- Matt Fortuna, ESPN Staff Writer
- 0 Shares
SOUTH BEND, Ind. -- Matt Hegarty was about to put his pads on before a Nov. 8 practice when he forgot what he was going to say to fellow lineman Conor Hanratty. Perplexed, he wondered if he had gotten enough sleep the night before.
"It was just a really confusing day, honestly," Hegarty said. "You wake up, go to class, you write notes in your book just like you normally do, and then it kind of does a 180 on you."
The writing and speaking were temporarily halted, and breathing was uneasy. He approached Notre Dame head athletic trainer Rob Hunt. Stroke symptoms were detected, and Hegarty soon found himself in the hospital. Less than 24 hours later, doctors determined that Hegarty had two previously undetected holes in his heart -- adding up to roughly an inch in missing tissue -- which caused a ministroke that shelved any thoughts of contributing to a national title chase and set in motion a spring comeback and a chase at a starting job.
Six whirlwind months later, Hegarty's last hurdle to climb is the depth chart, where he chased Nick Martin this spring for a shot at the Irish's starting center job.
"It's a big event in your life," Hegarty said of the ministroke. "And as much as you try to not think about it, you want to push on and think about, 'What's the next step?' I've got to take care of this final. I've got to write this paper. I've got to go to this doctor and visit.
"It kind of creeps in a little bit on you. I think the best part is getting back to business and going out there doing practice, doing everything that I normally do and seeing that everything's back to normal. I don't have anything to worry about."
Hegarty met with an occupational speech therapist after the episode. On Dec. 14, Dr. Ronald Nelson went up his thigh with a catheter to patch the holes in Hegarty's heart. Not long after, Hunt, the trainer, had Hegarty using an elliptical machine until he could resume weight-lifting, which he was eventually cleared to do in February, a hurdle he considered among the most significant.
"You kind of find yourself in the weight room, and I was able to find myself," Hegarty said. "Get back in there, you're throwing weight around, you're like, 'All right, it's back to business.' I felt great, it's what I do. Back to normal."
The new normal for Hegarty contains a greater sense of appreciation, but doctors told him that the heart repair has also given him up to 20 percent more oxygen in his bloodstream.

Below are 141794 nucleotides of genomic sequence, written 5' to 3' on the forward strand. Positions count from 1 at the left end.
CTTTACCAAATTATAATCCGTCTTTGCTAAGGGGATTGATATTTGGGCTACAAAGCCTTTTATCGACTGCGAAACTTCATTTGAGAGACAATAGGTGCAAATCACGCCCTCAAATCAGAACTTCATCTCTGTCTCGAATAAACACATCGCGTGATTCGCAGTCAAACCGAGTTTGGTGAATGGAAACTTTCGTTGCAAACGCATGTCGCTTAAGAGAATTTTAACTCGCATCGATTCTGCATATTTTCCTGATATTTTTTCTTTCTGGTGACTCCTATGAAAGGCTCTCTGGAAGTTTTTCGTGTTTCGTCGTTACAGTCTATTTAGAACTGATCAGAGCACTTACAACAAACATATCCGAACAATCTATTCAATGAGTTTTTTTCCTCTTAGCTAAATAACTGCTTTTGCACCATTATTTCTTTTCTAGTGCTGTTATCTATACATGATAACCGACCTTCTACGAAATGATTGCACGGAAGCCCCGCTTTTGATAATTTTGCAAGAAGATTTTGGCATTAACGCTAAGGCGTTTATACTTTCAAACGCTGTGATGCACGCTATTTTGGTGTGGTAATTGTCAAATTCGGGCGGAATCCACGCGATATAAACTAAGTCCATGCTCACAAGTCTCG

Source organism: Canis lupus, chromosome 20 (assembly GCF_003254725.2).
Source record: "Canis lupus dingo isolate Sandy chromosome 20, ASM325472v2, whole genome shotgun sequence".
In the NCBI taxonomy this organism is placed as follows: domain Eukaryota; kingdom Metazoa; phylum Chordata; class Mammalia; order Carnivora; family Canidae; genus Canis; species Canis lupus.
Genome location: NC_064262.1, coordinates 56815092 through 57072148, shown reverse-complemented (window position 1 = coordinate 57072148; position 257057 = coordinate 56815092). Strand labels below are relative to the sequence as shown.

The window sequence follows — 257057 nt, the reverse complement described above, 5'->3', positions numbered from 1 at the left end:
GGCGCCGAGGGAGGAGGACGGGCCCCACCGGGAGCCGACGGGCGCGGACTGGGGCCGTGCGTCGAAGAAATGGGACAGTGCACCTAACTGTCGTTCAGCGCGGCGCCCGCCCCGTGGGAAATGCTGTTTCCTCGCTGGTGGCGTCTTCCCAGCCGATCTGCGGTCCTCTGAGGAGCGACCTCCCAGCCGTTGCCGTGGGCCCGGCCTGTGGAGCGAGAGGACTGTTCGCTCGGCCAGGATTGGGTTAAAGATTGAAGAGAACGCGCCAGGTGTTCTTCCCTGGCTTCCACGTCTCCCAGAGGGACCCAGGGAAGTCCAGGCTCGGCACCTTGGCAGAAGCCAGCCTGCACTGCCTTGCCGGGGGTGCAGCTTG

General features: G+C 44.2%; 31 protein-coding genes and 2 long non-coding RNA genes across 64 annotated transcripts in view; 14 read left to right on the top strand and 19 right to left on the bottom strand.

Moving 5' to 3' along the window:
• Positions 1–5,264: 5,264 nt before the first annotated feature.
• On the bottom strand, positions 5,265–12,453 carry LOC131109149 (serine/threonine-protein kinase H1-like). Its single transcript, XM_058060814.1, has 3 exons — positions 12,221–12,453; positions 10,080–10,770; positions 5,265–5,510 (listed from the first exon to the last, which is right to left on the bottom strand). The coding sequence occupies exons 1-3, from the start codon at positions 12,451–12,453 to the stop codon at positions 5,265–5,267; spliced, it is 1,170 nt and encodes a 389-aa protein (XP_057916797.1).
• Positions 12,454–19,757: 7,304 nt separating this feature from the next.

"Matt likes to say, 'I am 20 percent better than before, but it was a heck of a way to get better,' " his father, Bryan, said.
Hegarty is off the Plavax and Coumadin he was initially prescribed, now just taking a baby aspirin until June and possibly in the future before he travels long distances.
With the initial scares and most difficult obstacles now shoved to the side, Bryan Hegarty has looked at the timing of the ordeal that his son faced as a blessing.
Yes, Hegarty had to be shut down for the stretch run of a season that ended in the Discover BCS National Championship, but the recovery process allowed for a return to spring ball and a seemingly clean slate, with a first-team spot open in the middle of the line for the Aztec, N.M., native.
"Very foreign," Irish offensive line coach Harry Hiestand said of dealing with Hegarty's injury. "And I think that the scary thing is just the unknown. You understand elbow, you understand a knee, you understand an ankle, you understand shoulders -- you don't have much experience with a guy's heart and issues there.
"But when you're around him, you see his attitude about it and the smile on his face and the determination on his face. You kind of shake it off: 'Hey, let's go to work.' That's what you want, to be the best we can. The way he's handled it and his approach to things is just outstanding."
For Christmas, Bryan Hegarty gave Matt a copy of former NFL player and current ESPN analyst Tedy Bruschi's book, "Never Give Up: My Stroke, My Recovery and My Return to the NFL," a memoir that helped fast-track Hegarty mentally.
His father said that it had initially taken the 6-foot-4.5, 291-pound third-year junior about a month to get over the fact that something like this could happen to him.
"When you're young, you're invincible. What's hard about this thing is it wasn't like an MCL tear, because you don't feel it," Bryan Hegarty said, referring to a prep injury Matt had suffered. "My wife used to be a therapist, so she has a good way of talking to Matt."
Back on the Loftus Sports Center practice field this spring, Hegarty's biggest concerns were dealing with Louis Nix and the rest of Notre Dame's relentless defensive line, a different but welcome dose of anxiety that is as sure a sign as any that the converted tackle's toughest battles are behind him.
"It takes two," head coach Brian Kelly said. "His family was involved. Really from a consensus standpoint, everybody was on the same page with this kind of serious condition. He had the best doctors. He had great follow‑up. He took care of himself. I just think it was everybody pulling in the right direction to get him back on the field, where he feels very, very confident that he can go every single day and not have to worry about his health."
SOUTH BEND, Ind. -- Matt Hegarty was about to put his pads on before a Nov. 8 practice when he forgot what he was going to say to fellow lineman Conor Hanratty.